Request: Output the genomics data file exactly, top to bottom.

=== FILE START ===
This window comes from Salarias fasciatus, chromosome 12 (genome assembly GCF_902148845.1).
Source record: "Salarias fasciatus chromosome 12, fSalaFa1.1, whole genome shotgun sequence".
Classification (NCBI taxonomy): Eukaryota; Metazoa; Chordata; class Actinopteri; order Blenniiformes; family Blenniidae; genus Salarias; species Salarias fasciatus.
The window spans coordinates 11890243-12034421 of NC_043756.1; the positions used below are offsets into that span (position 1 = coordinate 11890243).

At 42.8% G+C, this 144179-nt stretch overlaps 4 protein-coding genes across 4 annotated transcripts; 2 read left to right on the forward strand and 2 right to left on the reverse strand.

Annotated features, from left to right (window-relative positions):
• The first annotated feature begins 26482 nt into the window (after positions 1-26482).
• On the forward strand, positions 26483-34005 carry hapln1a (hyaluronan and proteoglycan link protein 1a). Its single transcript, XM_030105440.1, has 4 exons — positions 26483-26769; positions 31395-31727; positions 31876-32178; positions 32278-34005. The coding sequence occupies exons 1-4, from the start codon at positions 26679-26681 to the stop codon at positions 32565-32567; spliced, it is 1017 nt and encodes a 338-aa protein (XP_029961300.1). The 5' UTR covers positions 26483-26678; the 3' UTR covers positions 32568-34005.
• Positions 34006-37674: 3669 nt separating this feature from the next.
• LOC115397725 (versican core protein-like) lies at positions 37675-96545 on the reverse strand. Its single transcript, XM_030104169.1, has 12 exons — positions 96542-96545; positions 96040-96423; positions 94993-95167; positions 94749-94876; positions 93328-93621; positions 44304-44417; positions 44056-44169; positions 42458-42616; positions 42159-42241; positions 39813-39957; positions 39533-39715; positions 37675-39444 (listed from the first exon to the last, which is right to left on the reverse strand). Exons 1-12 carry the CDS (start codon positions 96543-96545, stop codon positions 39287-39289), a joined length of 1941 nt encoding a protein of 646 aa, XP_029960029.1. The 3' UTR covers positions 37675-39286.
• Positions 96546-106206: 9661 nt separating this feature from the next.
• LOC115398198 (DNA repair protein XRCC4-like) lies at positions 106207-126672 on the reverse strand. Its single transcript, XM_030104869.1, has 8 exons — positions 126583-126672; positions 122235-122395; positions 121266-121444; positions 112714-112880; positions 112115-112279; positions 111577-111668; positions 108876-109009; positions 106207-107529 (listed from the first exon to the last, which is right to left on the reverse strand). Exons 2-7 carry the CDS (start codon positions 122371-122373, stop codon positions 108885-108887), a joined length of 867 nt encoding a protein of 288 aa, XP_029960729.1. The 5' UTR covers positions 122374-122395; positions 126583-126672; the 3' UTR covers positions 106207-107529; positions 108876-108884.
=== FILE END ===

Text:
This window comes from Salarias fasciatus, chromosome 12 (genome assembly GCF_902148845.1).
Source record: "Salarias fasciatus chromosome 12, fSalaFa1.1, whole genome shotgun sequence".
Classification (NCBI taxonomy): Eukaryota; Metazoa; Chordata; class Actinopteri; order Blenniiformes; family Blenniidae; genus Salarias; species Salarias fasciatus.
The window spans coordinates 11890243-12034421 of NC_043756.1; the positions used below are offsets into that span (position 1 = coordinate 11890243).

At 42.8% G+C, this 144179-nt stretch overlaps 4 protein-coding genes across 4 annotated transcripts; 2 read left to right on the forward strand and 2 right to left on the reverse strand.

Annotated features, from left to right (window-relative positions):
• The first annotated feature begins 26482 nt into the window (after positions 1-26482).
• On the forward strand, positions 26483-34005 carry hapln1a (hyaluronan and proteoglycan link protein 1a). Its single transcript, XM_030105440.1, has 4 exons — positions 26483-26769; positions 31395-31727; positions 31876-32178; positions 32278-34005. The coding sequence occupies exons 1-4, from the start codon at positions 26679-26681 to the stop codon at positions 32565-32567; spliced, it is 1017 nt and encodes a 338-aa protein (XP_029961300.1). The 5' UTR covers positions 26483-26678; the 3' UTR covers positions 32568-34005.
• Positions 34006-37674: 3669 nt separating this feature from the next.
• LOC115397725 (versican core protein-like) lies at positions 37675-96545 on the reverse strand. Its single transcript, XM_030104169.1, has 12 exons — positions 96542-96545; positions 96040-96423; positions 94993-95167; positions 94749-94876; positions 93328-93621; positions 44304-44417; positions 44056-44169; positions 42458-42616; positions 42159-42241; positions 39813-39957; positions 39533-39715; positions 37675-39444 (listed from the first exon to the last, which is right to left on the reverse strand). Exons 1-12 carry the CDS (start codon positions 96543-96545, stop codon positions 39287-39289), a joined length of 1941 nt encoding a protein of 646 aa, XP_029960029.1. The 3' UTR covers positions 37675-39286.
• Positions 96546-106206: 9661 nt separating this feature from the next.
• LOC115398198 (DNA repair protein XRCC4-like) lies at positions 106207-126672 on the reverse strand. Its single transcript, XM_030104869.1, has 8 exons — positions 126583-126672; positions 122235-122395; positions 121266-121444; positions 112714-112880; positions 112115-112279; positions 111577-111668; positions 108876-109009; positions 106207-107529 (listed from the first exon to the last, which is right to left on the reverse strand). Exons 2-7 carry the CDS (start codon positions 122371-122373, stop codon positions 108885-108887), a joined length of 867 nt encoding a protein of 288 aa, XP_029960729.1. The 5' UTR covers positions 122374-122395; positions 126583-126672; the 3' UTR covers positions 106207-107529; positions 108876-108884.